Eastern Screech-Owl

Hatched in 2011 and arrived in 2012 (red morph). Found in Marlton, NJ, she suffered from a left wing fracture due to an impact injury. Her flight is too impaired to be released and she can only get about 3 feet off the ground. She is also an Education Team member.


Eastern Screech-Owl

Hatched and arrived in 2016 (gray morph). She suffers from almost complete vision loss (cause unknown). Her name means “sight/seeing” Arabic. She is also an Education Team member.


Eastern Screech-Owl

She arrived at Cedar Run in October 2015 after she was hit by a car in Tabernacle, NJ.  During the impact she became wedged in the vehicle’s roof rack.  She sustained an injury to her wing that prevented her released back to the wild.  Jane not only serves as an ambassador for her species, she also is a dedicated foster parent to abandoned owlets!


Great-Horned Owl

He hatched and arrived in 2010. Found on the ground below his nest as a fledgling, Hoo-dini suffered a fractured left wing. The wing never recovered and he joined our Education Team where he gained his name after “escaping” from his equipment during training.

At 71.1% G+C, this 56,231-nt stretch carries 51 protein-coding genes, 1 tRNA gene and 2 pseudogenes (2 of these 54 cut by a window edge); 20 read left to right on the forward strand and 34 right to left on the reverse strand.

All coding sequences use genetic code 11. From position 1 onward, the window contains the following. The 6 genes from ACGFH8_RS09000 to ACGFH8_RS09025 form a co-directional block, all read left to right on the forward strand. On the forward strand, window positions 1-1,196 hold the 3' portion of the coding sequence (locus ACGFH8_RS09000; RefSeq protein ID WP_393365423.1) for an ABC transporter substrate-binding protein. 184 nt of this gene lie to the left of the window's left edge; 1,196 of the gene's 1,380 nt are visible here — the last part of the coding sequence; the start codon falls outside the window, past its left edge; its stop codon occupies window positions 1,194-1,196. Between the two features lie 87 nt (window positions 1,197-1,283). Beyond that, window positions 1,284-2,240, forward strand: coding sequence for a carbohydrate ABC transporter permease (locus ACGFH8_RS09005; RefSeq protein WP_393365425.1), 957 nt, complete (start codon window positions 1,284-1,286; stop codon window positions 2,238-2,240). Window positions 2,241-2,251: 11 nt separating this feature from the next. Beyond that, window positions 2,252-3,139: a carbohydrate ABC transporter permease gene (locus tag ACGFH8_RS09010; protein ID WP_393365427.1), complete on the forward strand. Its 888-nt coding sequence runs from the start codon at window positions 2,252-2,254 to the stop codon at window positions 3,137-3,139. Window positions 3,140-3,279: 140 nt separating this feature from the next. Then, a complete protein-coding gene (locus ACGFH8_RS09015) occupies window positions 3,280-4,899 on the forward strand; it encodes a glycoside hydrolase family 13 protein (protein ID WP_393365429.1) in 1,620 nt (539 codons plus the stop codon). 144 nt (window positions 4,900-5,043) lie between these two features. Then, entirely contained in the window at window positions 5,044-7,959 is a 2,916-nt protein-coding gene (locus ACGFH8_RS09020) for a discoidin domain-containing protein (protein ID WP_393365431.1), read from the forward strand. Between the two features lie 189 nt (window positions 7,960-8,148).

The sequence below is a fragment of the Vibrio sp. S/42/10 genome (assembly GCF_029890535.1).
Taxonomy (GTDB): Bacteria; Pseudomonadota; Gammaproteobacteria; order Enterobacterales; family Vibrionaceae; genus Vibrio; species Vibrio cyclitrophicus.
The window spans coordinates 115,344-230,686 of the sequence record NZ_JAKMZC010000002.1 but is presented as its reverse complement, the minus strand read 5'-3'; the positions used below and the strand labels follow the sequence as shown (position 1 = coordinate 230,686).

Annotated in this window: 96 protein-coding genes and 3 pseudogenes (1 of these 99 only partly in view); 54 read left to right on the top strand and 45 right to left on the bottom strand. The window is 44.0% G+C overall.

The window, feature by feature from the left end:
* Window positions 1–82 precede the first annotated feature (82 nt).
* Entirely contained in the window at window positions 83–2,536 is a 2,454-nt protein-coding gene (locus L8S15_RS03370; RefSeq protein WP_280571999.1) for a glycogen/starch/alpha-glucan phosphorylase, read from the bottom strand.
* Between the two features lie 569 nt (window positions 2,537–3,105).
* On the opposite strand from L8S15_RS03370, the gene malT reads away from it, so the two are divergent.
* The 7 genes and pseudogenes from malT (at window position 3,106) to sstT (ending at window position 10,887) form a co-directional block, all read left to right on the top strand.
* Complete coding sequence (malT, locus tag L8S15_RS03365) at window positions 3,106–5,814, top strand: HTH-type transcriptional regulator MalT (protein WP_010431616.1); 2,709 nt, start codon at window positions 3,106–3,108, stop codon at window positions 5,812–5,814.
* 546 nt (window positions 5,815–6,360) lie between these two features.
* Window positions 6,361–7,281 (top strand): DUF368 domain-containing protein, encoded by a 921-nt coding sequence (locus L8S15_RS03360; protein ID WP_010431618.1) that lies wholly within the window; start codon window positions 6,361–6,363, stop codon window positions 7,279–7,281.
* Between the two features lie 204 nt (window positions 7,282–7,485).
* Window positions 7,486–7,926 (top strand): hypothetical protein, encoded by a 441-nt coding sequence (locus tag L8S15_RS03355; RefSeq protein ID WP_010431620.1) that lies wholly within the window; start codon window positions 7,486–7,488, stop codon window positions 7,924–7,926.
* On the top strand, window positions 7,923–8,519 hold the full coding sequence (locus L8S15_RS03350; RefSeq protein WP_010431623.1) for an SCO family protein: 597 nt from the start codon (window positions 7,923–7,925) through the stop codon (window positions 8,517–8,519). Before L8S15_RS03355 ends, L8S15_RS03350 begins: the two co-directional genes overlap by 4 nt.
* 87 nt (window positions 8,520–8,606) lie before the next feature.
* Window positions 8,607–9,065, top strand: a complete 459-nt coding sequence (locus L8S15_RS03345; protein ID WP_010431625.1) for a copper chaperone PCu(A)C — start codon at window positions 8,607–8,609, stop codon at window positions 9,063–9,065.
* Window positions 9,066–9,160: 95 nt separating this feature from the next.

Great-Horned Owl

She arrived in 2011 (age unknown). Found in Haddonfield, NJ, after a vehicle impact, she was left with a permanently injured left wing and has little to no use of that wing. Athena, named for the Greek goddess of wisdom, is currently training as an Education Team member and can occasionally be seen at programming.


Great-Horned Owl

She was rescued in 1990 after she became tangled in a soccer net at Allen School in Medford. She suffered a serious injury to her left wing in the process of trying to escape. Despite intensive veterinarian efforts, the wing was not able to be saved. She has limited flight, but manages to climb on the long logs with amazing nimbleness and balance. She is our oldest resident great-horned owl.


Great-Horned Owl

He was born early 2015 and arrived May 2015. He came into the hospital as a fluffy owlet. He was found on Ramblewood Golf Course with injuries to his left wing. Presumably he had fallen from his nest. After months on the hospital it was determined that his wing injury prevented his release. He was given the name Rambler after the golf course.


Barn Owl

Hatched in 2008. Being a species of special concern in NJ, Cedar Run acquired the young barn owl through proceeds collected in a fundraising effort. He was named for his most frequently displayed “toe-dusting” behavior; communicating that he feels disturbed or threatened. Duster is a retired Education Ambassador.